# Representation of spin matrices

1. Aug 12, 2015

### bznm

I have just started to study quantum mechanics, so I have some doubts.

1) if I consider the base given by the eigenstates of s_z $$s_z | \pm >=\pm \frac{\hbar}{2} |\pm>$$ the spin operators are represented by the matrices

$$s_x= \frac {\hbar}{2} (|+><-|+|-><+|)$$
$$s_y= i \frac {\hbar}{2}(|-><+|-|+><-|)$$
$$s_z=\frac{\hbar}{2}(|+><+|-|-><-|)$$

but I don't have clear idea of what they correspond to concretely. Considering the Dirac formalism, can they be represented by Pauli's matrices?

$$s_x=\frac {\hbar}{2} \sigma_x; s_y= i \frac {\hbar}{2} \sigma_y; s_z=\frac {\hbar}{2} \sigma_z$$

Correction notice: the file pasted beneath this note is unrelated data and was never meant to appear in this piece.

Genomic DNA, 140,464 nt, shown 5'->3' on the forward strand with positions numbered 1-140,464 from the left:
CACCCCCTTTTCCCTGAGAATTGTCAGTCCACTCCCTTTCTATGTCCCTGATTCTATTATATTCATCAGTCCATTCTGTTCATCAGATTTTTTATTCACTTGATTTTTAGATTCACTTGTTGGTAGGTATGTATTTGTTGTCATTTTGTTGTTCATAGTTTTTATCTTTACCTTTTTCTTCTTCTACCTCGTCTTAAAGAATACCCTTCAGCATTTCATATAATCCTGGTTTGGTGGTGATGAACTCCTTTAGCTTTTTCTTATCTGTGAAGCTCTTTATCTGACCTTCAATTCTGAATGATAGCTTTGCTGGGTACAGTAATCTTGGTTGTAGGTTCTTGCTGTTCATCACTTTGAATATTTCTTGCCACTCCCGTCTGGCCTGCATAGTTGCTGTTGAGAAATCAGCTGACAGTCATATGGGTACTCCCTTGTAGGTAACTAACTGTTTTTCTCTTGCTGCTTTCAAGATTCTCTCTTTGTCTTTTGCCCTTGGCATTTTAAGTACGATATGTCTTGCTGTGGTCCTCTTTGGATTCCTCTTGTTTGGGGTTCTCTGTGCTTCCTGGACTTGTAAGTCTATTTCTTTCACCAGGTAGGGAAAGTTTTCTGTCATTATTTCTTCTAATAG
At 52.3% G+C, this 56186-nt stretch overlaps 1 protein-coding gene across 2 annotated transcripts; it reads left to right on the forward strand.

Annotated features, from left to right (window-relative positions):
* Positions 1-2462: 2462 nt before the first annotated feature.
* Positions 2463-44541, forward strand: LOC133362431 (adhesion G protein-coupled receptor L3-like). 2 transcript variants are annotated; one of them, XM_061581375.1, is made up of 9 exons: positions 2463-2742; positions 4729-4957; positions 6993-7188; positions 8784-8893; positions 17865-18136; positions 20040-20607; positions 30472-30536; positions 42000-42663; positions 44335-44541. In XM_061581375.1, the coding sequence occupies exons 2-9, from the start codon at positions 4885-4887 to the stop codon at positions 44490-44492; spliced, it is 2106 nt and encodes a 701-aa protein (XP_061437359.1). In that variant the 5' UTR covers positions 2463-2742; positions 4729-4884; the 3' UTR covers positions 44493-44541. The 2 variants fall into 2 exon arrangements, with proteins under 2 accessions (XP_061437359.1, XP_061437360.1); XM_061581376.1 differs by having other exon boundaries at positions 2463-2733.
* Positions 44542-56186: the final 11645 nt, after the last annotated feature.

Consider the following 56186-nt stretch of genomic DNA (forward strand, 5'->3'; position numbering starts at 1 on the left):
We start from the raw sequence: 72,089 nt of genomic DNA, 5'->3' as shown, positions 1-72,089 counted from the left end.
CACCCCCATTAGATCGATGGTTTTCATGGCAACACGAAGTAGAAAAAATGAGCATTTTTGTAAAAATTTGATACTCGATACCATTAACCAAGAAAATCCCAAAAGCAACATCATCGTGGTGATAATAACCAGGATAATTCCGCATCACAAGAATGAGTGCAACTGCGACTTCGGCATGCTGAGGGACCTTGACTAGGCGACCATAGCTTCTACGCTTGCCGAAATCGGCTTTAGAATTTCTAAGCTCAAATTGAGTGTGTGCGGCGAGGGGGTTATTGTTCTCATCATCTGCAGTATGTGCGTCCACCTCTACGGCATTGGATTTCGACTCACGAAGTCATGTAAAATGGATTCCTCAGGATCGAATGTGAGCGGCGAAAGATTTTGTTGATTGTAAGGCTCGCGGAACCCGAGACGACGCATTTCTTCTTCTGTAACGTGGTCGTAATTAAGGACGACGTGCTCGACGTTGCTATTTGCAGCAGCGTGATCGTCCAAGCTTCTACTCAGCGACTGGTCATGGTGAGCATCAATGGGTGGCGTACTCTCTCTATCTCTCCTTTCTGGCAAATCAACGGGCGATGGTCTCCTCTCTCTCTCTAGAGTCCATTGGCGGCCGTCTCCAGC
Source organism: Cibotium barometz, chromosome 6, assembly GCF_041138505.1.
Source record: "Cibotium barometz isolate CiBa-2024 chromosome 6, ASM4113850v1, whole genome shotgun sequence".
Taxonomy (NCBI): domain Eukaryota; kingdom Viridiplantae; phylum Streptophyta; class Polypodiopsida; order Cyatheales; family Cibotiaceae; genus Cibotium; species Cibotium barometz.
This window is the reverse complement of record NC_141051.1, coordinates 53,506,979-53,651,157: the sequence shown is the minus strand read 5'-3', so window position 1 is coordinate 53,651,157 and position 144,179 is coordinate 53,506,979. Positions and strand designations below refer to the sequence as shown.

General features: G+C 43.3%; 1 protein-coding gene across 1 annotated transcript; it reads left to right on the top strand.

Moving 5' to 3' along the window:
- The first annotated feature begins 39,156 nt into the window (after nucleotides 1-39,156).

2) I can write a vector using its components, e.g. v=(a,b)
but which are the components of the eigenstates of s_z?

3) If I have a state such as $$s_x |\phi>=\frac {\hbar}{2} |\phi>$$
and I want to write it using the base of the eigenstates of s_z,
can I write $$|\phi>=a|+>+b|->$$, with $$|a|^2+|b|^2=1?$$ (I need this condition to have a normalized vector)
Is it equal to $$\frac {e^{i\theta}}{\sqrt 2}(|+>+|->)?$$

2. Aug 12, 2015

### Orodruin

Staff Emeritus
Yes.

Yes, if you use the representation of the spin operators in terms of Pauli matrices.

Yes, what you quoted here was a general spin state. You need to fix a and b so that it is actually an eigenvector of s_x.

... Which you did here. The exponential is an arbitrary phase factor and can be dropped.

3. Aug 13, 2015

### bznm

Thanks a lot!